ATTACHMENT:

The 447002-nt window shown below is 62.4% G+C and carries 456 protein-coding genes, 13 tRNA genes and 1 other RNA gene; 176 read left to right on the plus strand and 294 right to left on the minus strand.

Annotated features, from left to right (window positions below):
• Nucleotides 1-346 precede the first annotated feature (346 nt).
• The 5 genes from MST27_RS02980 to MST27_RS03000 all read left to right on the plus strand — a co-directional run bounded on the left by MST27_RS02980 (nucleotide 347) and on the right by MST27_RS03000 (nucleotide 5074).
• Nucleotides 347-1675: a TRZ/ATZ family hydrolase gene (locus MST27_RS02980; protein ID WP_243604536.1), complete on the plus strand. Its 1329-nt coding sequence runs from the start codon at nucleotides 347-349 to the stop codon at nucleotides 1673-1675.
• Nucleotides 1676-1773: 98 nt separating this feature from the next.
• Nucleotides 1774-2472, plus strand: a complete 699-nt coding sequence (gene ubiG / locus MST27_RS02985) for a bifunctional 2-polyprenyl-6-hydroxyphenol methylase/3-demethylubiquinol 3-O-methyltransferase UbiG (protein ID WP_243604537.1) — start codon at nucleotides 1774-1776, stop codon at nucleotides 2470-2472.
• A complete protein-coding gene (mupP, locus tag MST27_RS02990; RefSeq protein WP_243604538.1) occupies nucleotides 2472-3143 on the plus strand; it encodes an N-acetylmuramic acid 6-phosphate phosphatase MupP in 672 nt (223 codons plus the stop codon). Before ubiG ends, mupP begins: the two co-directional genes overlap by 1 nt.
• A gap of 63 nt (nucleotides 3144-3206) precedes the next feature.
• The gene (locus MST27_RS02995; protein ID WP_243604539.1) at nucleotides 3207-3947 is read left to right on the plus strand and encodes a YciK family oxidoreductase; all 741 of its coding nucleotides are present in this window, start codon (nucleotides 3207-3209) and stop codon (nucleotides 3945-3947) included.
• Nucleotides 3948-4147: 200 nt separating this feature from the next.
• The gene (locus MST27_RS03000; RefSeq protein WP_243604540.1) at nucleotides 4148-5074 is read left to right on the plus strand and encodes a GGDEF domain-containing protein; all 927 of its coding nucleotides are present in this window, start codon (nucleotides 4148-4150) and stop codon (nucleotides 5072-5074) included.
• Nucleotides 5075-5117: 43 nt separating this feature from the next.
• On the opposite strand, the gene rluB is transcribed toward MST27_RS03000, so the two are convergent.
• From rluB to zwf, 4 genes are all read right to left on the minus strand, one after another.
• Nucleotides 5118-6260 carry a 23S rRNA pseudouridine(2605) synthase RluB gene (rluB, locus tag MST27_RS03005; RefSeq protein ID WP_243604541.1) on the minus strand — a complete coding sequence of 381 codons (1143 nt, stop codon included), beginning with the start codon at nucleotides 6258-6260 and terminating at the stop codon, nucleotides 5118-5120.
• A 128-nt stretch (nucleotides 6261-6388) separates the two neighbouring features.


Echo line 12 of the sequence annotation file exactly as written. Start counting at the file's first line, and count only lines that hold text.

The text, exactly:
• The gene (locus MST27_RS03000; RefSeq protein WP_243604540.1) at nucleotides 4148-5074 is read left to right on the plus strand and encodes a GGDEF domain-containing protein; all 927 of its coding nucleotides are present in this window, start codon (nucleotides 4148-4150) and stop codon (nucleotides 5072-5074) included.